Thursday, 10 March 2022
It is a very great pleasure for Rod and me to host the Governor’s Multicultural Awards here at Government House.
For the past 15 years, the awards have enjoyed a high reputation in South Australia, and I thank my predecessors Rear Admiral the Honourable Kevin Scarce and the Honourable Hieu Van Le for establishing and growing them.
I recognise, in particular, the strength of the Honourable Hieu Van Le’s commitment to multiculturalism from the moment he stepped onto Australian soil. It is one of the reasons South Australians admire him - and Lan - so much.
I am mindful, therefore, of the responsibility I now carry in stewarding these awards.
They highlight the importance of understanding and respecting diversity; bridging cultures; and harnessing the skill, energy and enterprise of all us who call South Australia home.
While we have come from different backgrounds, we are all drawn together by a desire to make a lasting and positive contribution to our State.
As Governor, I was pleased to be able to give assent, a fortnight after I was sworn in, to the South Australian Multicultural Act 2021.
The Act includes a Parliamentary declaration recognising and acknowledging, firstly, the cultural, linguistic, racial and religious diversity of the people of South Australia and, secondly, that diversity is an asset and a valuable resource benefiting South Australia. In the words of the legislation, it “brings richness to the South Australian community”.
Interculturalism, or the policies and practices that recognise and promote a deep understanding of, and respect for, all cultures in the community, and which recognise and promote a dynamic, inclusive interaction between diverse groups within the community, adds a further dimension.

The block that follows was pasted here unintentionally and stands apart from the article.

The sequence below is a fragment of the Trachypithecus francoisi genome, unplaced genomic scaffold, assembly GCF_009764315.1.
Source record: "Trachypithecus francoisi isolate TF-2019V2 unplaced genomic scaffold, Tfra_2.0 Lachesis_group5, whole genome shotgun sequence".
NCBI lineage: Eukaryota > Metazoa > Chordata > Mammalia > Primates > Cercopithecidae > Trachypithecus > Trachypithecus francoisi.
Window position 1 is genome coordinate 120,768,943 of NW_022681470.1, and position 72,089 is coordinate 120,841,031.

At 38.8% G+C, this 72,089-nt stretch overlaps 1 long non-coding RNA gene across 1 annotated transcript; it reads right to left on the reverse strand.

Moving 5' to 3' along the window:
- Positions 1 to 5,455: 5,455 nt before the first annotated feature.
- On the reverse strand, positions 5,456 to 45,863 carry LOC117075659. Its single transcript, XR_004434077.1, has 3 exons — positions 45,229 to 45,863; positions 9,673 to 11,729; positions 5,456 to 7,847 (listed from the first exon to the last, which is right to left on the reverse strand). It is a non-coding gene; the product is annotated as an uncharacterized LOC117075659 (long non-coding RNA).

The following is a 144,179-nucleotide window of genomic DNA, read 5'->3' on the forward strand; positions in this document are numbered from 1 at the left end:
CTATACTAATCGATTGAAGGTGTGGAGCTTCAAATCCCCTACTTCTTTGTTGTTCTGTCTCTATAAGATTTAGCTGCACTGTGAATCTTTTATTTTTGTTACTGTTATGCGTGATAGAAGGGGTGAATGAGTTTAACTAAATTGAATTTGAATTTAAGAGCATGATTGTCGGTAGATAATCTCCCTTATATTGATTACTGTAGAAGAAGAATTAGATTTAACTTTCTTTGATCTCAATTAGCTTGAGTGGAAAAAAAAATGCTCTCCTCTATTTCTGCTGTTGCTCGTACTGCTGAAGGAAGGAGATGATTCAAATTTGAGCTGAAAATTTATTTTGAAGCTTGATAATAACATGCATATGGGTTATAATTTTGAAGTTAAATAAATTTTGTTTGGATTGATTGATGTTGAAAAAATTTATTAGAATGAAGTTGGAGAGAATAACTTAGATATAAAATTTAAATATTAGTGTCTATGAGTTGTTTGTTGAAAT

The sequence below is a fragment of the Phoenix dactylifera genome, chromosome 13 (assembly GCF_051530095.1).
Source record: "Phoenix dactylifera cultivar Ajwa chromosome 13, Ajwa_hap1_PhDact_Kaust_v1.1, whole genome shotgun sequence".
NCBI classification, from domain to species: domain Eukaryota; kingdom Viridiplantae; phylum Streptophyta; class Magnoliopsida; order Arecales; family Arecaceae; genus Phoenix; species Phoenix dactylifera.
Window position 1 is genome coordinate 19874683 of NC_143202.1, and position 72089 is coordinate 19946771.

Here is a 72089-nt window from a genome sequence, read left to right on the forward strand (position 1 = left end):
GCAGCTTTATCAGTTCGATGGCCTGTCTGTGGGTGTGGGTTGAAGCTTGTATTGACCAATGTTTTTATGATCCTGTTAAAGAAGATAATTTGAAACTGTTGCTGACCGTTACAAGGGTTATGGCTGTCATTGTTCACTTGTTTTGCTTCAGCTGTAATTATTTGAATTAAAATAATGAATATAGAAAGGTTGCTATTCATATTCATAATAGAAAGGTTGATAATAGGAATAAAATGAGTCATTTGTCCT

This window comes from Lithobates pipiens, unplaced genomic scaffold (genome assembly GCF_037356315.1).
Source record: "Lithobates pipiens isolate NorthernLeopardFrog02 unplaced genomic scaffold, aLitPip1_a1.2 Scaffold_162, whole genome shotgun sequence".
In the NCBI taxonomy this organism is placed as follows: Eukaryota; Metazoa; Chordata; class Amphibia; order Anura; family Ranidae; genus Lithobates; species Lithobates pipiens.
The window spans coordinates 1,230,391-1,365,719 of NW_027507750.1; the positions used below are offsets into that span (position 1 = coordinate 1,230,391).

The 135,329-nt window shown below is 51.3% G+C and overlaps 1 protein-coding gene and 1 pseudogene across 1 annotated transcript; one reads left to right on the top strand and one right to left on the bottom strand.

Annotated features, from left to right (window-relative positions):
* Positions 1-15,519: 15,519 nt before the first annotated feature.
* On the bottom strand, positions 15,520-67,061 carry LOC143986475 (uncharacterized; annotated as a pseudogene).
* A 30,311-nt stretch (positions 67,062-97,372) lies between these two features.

In Monash University’s 2021 Mapping Social Cohesion Survey, 84 per cent of all respondents agreed with the proposition: “Multiculturalism has been good for Australia”.
For South Australia, support for the proposition was even stronger at 88%.
That says much about our commitment to multiculturalism, as does the strong bipartisan support – evident again this this afternoon - for these awards.
We began with the ancient, rich and enduring culture of the first Australians.
Since European settlement in 1836, South Australia has had a proud history of welcoming people from all over the world: European pioneers, post-War migrants seeking sanctuary and a new life, settlers from our near region, refugees from strife-torn countries; all bringing diverse perspectives.
Abiding cultural and spiritual bonds have developed over many generations.
Intercultural understanding and respect for each other’s values, views, skills and contributions has been nurtured and has grown.
And this, in turn, has helped ensure that our State remains a shining beacon of multiculturalism, not only in Australia, but across the world. This is our proud story.
It has been a joy to return to South Australia and see people determined to work together and to reject division.
That was clear when CALD leaders encouraged their communities to keep our State safe by rolling up their sleeves and becoming vaccinated against COVID.
The expertise and perspectives that multiculturalism brings us not only connect us with trade partners, they enable us to be more outward looking and they draw us closer to the people of other nations.
Right now they draw us closer to the people of Ukraine as they suffer invasion by Russia.
Our hearts are with the 1,000-strong Ukraine-born community in South Australia and we share their anguish for family, friends and former homeland.
Finally, I thank everyone who has contributed to making the Governor’s Multicultural Awards a success.
Thank you to those who nominated a person or group deserving of recognition.
Thank you also to the judging committee, and its Chair His Honour Judge Rauf Soulio, for your dedicated stewardship in selecting winners in nine categories from more than 90 nominations.
I thank those – including each of you - whose passion, dedication and hard work makes South Australia an enviable place to live.
Occasions such as this afternoon’s are important because in celebrating multiculturalism, we celebrate who we are and what we aspire to be.